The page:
In the Clouds Photography

After calling in the tornado to the Weather Service, I shoot this overexposed picture about 3 minutes after initial touchdown.
There is cyclonic circulation to the dust column as well as a downdraft causing the curl on the left edge of the debris.
The mesocyclone is quite narrow on this tornado-producing storm as is the updraft.
The tornadic circulation dissipates for a few minutes as the mesocyclone appears to narrow and intensify.
Rain fell on our position so we moved west while a new funnel formed and created this more classical-looking tornado.
The tornado continues moving south along the Weld and Morgan County border near the town of Weldona.
In this position east of the tornado, contrast problems are typical and one needs to bracket - this exposure is 2 f-stops above what the meter dictated but the ground and cloud remain too dark.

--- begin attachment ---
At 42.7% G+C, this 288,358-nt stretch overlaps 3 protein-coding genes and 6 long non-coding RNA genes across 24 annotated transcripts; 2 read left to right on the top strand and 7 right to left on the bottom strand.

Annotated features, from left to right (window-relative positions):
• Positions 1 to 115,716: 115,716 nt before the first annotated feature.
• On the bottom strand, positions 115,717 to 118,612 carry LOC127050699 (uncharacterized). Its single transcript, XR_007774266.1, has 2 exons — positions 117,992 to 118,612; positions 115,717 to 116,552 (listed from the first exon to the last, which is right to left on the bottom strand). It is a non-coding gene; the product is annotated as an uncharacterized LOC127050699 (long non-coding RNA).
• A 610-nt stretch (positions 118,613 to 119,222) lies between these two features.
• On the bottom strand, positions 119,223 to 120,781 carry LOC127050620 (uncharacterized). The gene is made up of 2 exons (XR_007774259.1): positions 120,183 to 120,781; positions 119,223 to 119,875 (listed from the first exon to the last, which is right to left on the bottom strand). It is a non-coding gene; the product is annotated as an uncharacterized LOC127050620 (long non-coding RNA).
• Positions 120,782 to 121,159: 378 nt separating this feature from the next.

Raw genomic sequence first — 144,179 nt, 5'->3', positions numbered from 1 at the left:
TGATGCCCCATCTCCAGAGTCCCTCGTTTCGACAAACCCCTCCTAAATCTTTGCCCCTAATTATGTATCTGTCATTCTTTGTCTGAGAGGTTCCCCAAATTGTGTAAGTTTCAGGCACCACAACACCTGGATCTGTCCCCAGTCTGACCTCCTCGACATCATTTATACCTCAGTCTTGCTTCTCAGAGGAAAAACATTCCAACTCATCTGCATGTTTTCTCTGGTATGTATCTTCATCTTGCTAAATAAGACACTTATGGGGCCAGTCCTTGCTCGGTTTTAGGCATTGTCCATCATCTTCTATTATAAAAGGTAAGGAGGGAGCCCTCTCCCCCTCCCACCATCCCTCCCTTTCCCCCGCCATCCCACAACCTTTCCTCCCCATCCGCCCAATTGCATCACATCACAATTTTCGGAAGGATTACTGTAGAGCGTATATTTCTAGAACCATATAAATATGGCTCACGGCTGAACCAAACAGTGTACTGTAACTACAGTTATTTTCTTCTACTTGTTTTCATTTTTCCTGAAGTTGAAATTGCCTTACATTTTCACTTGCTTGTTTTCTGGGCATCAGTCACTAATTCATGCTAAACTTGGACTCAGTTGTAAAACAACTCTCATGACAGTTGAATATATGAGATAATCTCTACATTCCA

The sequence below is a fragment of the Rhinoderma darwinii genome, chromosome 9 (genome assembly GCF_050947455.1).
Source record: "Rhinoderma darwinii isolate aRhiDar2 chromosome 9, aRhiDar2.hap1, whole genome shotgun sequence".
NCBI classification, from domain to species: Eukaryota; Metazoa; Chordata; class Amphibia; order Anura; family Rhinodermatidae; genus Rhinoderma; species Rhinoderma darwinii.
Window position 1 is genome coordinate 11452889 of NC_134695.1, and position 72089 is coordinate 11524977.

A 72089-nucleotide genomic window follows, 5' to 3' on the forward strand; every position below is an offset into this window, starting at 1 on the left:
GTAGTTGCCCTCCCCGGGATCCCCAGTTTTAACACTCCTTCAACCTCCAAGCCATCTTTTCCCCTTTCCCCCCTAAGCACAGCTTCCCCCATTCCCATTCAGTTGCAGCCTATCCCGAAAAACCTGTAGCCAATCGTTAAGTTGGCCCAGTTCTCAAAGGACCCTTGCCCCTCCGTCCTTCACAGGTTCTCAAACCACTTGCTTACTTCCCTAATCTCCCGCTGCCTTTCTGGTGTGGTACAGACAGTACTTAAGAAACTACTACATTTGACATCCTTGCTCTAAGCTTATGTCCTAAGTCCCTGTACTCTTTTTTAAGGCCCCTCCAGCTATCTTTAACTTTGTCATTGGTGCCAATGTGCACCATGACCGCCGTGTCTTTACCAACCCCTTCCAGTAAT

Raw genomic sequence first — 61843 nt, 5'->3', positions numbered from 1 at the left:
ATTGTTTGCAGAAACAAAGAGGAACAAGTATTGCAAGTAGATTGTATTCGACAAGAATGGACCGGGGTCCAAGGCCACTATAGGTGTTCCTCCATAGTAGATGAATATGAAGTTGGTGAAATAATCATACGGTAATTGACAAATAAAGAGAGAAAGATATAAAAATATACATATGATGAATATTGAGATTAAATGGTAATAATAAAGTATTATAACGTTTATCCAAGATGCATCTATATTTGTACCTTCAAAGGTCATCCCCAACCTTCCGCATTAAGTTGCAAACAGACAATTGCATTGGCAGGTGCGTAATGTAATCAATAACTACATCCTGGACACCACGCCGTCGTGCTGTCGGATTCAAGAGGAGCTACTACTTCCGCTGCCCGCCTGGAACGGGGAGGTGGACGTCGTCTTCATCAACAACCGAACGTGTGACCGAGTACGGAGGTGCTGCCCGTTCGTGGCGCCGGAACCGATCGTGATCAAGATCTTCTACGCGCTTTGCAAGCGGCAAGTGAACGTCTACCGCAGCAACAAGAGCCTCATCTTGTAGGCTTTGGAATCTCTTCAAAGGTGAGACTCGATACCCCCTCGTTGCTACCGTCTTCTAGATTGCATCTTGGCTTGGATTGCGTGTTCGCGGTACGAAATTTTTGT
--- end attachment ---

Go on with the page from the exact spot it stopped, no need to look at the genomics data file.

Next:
The tornado has now been on the ground for 15 minutes and is beginning to dissipate.
The tornado weakens and we pack up our gear and try to re-position closer to the storm in case it produces another one, however,  this storm did not produce any additional tornadoes.

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Suggested reading & related info:

Book: Tornado Alley. Monster Storms of the Great Plainsby Dr. Howard Bluestein
Book: The Tornado: Nature's Ultimate Windstormby Thomas P. Grazulis
Magazine: Weatherwise
Web: Storm Track
Web: TESSA Weather Bulletin
Web: Storm Chasing with Safety, Courtesy, and Responsibility
Web: SPC Tornado FAQ